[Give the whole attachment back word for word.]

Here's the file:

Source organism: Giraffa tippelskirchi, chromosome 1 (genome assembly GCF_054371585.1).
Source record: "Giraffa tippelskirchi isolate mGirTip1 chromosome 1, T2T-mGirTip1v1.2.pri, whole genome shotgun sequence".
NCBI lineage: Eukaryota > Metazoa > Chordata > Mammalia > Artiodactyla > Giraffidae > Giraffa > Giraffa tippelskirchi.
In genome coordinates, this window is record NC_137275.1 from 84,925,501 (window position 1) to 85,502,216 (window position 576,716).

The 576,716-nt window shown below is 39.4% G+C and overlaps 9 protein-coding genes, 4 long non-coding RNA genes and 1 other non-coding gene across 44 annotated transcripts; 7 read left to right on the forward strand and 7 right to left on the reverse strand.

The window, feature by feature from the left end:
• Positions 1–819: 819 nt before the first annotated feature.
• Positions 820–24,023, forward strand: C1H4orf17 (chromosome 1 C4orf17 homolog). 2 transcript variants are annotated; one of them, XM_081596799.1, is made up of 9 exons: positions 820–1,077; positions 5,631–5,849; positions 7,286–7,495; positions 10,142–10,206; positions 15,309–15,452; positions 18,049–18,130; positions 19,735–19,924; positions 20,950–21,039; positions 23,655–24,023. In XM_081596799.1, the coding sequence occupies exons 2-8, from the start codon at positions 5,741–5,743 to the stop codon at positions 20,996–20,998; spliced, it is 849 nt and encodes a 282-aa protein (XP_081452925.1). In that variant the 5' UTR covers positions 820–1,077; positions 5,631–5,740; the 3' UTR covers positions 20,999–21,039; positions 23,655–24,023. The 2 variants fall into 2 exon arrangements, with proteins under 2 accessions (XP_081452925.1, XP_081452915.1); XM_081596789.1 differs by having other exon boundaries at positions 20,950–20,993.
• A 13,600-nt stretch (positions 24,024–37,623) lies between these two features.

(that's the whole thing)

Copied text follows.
Source organism: Giraffa tippelskirchi, chromosome 1 (genome assembly GCF_054371585.1).
Source record: "Giraffa tippelskirchi isolate mGirTip1 chromosome 1, T2T-mGirTip1v1.2.pri, whole genome shotgun sequence".
NCBI lineage: Eukaryota > Metazoa > Chordata > Mammalia > Artiodactyla > Giraffidae > Giraffa > Giraffa tippelskirchi.
In genome coordinates, this window is record NC_137275.1 from 84,925,501 (window position 1) to 85,502,216 (window position 576,716).

The 576,716-nt window shown below is 39.4% G+C and overlaps 9 protein-coding genes, 4 long non-coding RNA genes and 1 other non-coding gene across 44 annotated transcripts; 7 read left to right on the forward strand and 7 right to left on the reverse strand.

The window, feature by feature from the left end:
• Positions 1–819: 819 nt before the first annotated feature.
• Positions 820–24,023, forward strand: C1H4orf17 (chromosome 1 C4orf17 homolog). 2 transcript variants are annotated; one of them, XM_081596799.1, is made up of 9 exons: positions 820–1,077; positions 5,631–5,849; positions 7,286–7,495; positions 10,142–10,206; positions 15,309–15,452; positions 18,049–18,130; positions 19,735–19,924; positions 20,950–21,039; positions 23,655–24,023. In XM_081596799.1, the coding sequence occupies exons 2-8, from the start codon at positions 5,741–5,743 to the stop codon at positions 20,996–20,998; spliced, it is 849 nt and encodes a 282-aa protein (XP_081452925.1). In that variant the 5' UTR covers positions 820–1,077; positions 5,631–5,740; the 3' UTR covers positions 20,999–21,039; positions 23,655–24,023. The 2 variants fall into 2 exon arrangements, with proteins under 2 accessions (XP_081452925.1, XP_081452915.1); XM_081596789.1 differs by having other exon boundaries at positions 20,950–20,993.
• A 13,600-nt stretch (positions 24,024–37,623) lies between these two features.